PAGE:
Thursday, October 8, 2015

To be happy

God wants us to be happy. Yes, you heard me right. God desires our happiness. Call it happiness, call it joy, even call it blessedness, they’re all facets of a single thing, a sole state of affairs, what theologians and poets often name ‘Paradise.’ Yes, and the tourist bureaus too, even when they call Tahiti or the Caymans, or Bali, ‘Paradise,’ except that for them, they’re actually offering a limited and temporary visit to an approximation of that elusive location.

But God wants us to be happy. He is glad when we have not only our basic necessities but even our luxuries, happy when we are hard at work doing something that fulfills us, and pleased when we find pleasure in those exalted gifts that He prepares for us—love, music, literature, and all the ‘fine’ arts, adventure and, yes, even entertainments. How could God, our loving Father, not want us to be happy? Even we want that for our children, don’t we?

It seems that what separates religious people from the non-religious is their attitude toward human happiness. Often the religious take it for granted that ‘this world is in the power of the evil one,’ and therefore any pleasures we take in it are automatically somehow sinful and need to be extinguished. And what do they offer as a replacement? Well, there are religious services, revival meetings, bible study and prayer, sometimes even charity work.

To the non-religious, this seems a sorry substitute for what they think will make them happy. We all know what that is. Well, I mean, whether we’re religious or non-religious we know what makes us ‘happy.’ Again, it’s only our core beliefs or indifference that divide us. Carnivores will enjoy a tasty steak and be happy to eat it, but some of the religious will choose a vegan salad over the steak if it’s Friday. How they regard the carnivore seated across the table is the real divide.

God wants us to be happy. He wants us to be able to live our lives without fear of violence. He wants us to be well-fed, clothed and housed. He wants us to have and to be good neighbors. He wants us to be healthy, physically, emotionally, spiritually. He wants us to know love, to be able to experience ‘the joy of sex.’ He wants us to be literate, avid participants in the cultures in which we live. He wants us to be creative on every level. He wants us to be free.

The religious, when they read what I just wrote, will immediately raise objections, or at least want to attach stipulations. Yes, I am one of them, but I will bide my time. The non-religious, reading my list of what makes God happy, will possibly agree with me, except that they might say, ‘Well, right, but then, who needs God?’ Some of them will have had their mindset shaped by the lyrics of the song ‘Imagine’ by John Lennon,

                    Imagine there's no heaven,
                    It's easy if you try.
                    No hell below us,
                    Above us only sky.
                    Imagine all the people
                    Living for today.

It used to grill me when I heard those words, even though something about the song rang true. I just couldn’t stand the thought of ‘all the people living for today’ because I have seen them doing exactly that—living for today, and leaving God out of the picture. Actually, this still does rub me the wrong way. I want people to give thanks and praise to God for all the good things they enjoy. When they don’t, it pushes me involuntarily toward resentment.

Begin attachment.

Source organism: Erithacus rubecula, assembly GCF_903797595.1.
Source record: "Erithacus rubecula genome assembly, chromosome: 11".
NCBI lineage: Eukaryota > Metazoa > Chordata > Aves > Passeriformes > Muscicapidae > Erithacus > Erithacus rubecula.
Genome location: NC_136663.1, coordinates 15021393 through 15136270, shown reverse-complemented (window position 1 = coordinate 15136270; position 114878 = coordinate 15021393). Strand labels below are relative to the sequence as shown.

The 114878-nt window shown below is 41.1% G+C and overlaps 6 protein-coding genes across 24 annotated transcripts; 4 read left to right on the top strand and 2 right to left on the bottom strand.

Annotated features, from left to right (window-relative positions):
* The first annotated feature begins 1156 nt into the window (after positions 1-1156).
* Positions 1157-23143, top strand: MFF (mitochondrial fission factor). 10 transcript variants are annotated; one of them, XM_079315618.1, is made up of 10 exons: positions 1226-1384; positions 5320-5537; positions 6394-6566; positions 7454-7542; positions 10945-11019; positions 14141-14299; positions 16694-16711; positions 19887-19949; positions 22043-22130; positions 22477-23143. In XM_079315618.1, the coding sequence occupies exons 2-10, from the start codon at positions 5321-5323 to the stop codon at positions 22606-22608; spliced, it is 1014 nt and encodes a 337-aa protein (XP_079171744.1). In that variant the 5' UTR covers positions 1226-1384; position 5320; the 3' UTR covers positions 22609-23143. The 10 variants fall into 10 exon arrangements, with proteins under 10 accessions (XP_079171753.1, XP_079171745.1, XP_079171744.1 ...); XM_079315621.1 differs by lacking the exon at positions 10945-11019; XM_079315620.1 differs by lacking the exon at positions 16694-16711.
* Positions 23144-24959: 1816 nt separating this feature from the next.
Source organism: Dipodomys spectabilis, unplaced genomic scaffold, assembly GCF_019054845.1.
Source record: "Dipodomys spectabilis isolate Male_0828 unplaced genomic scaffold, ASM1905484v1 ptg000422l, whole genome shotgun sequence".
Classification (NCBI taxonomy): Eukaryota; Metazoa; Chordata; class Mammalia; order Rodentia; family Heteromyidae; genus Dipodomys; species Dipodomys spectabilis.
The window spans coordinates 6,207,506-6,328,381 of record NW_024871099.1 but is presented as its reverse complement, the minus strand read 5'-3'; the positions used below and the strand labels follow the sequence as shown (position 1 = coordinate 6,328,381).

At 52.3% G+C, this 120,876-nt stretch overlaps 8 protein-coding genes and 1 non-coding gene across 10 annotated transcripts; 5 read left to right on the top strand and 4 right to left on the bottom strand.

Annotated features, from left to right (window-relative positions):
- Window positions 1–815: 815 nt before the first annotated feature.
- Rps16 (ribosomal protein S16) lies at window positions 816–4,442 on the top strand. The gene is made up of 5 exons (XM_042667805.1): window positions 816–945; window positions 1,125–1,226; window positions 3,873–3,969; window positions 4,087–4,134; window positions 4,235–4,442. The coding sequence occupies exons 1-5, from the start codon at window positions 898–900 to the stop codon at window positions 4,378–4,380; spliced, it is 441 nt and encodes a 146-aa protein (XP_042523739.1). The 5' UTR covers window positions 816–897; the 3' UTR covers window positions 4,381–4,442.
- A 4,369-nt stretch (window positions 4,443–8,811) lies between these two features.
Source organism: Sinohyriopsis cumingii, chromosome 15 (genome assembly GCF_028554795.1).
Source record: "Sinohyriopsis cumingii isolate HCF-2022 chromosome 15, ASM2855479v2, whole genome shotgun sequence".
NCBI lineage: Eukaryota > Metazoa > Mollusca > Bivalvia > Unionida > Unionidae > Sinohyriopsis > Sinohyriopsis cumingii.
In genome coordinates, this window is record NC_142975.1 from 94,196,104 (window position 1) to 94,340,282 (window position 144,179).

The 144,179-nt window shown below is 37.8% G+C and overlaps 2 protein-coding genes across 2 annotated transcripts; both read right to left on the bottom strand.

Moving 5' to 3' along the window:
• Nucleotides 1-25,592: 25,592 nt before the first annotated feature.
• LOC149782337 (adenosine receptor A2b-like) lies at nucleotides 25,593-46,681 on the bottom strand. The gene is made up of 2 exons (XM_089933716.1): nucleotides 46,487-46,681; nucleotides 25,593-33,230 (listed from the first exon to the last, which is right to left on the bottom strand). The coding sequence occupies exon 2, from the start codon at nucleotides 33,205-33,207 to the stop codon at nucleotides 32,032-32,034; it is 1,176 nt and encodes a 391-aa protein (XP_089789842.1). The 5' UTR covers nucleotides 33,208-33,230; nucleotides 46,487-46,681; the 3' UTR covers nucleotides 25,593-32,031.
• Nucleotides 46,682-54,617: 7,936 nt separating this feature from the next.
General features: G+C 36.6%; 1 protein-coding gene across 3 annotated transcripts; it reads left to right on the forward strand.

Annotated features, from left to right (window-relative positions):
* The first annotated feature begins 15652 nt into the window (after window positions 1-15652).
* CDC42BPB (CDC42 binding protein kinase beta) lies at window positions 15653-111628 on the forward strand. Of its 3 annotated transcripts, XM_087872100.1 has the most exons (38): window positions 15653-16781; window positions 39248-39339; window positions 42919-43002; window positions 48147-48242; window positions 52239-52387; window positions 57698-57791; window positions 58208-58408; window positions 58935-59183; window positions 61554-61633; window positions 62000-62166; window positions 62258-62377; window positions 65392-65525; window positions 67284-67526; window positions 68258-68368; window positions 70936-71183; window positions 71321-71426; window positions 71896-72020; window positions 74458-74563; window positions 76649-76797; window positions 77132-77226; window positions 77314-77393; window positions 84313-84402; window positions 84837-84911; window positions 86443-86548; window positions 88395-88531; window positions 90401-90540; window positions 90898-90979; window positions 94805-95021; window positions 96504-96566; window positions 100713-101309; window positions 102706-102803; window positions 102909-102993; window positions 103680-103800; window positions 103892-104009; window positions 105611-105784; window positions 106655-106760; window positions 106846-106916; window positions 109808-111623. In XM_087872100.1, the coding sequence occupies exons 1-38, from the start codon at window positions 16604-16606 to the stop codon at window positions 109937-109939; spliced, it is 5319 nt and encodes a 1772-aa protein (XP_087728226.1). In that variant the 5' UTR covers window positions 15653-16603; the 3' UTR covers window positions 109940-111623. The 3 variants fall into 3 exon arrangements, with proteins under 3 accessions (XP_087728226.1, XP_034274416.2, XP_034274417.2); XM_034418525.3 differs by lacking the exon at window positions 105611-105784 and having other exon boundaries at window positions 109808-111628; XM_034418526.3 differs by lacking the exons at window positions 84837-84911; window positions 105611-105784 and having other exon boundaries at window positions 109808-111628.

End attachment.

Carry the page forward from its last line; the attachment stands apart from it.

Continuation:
But I don’t have to defend God, only love Him, and show Him, if I can, to anyone who wants to see.

God wants us to be happy. Christianity has continued for two thousand years, trying over and over in many different ways to deliver that happiness to the human race, because deep down, everyone knows that it’s not wrong to be happy, whether there is a God or not. Now that we’re at the threshold of a ‘brave, new world,’ unexpectedly emerging from a mechanical to an information age, Christianity is in the best position to know itself and to transform society.

‘The world is in the power of the evil one.’ It still is, isn’t it? Certainly, as anyone can find out by exploring the internet, for with an increase in freedom comes an increase in sin, incontrovertible proof of our race’s urge to self-annihilation. But through the same freedom comes an almost supernatural transparency fulfilling a prophecy of Christ, who says, ‘there is nothing hidden that will not be revealed, and nothing secret that will not be made known.’

This transparency makes available to anyone who wishes to see, what are the mistakes of Christianity and all other religions and social structures, and forces everyone, religious and non-religious, to come to an honest and rational recognition of what really is good, for the individual and for the race, and how what makes God happy can be realized on earth. This planet is not only the place where ‘God became man’ but also where man, at last, becomes God.

Now, after choking on that last statement—I am addressing both the religious and the non-religious—I have finished biding my time and want to close with this thought. God wants us to be happy. What this means is, He wants our relationship restored to what it was ‘in the Garden.’ No religion, just relationship. No sin and death, just one will and life. To recognize Him in us and in all things, to give thanks and praise, and to follow His commandment, to love one another.

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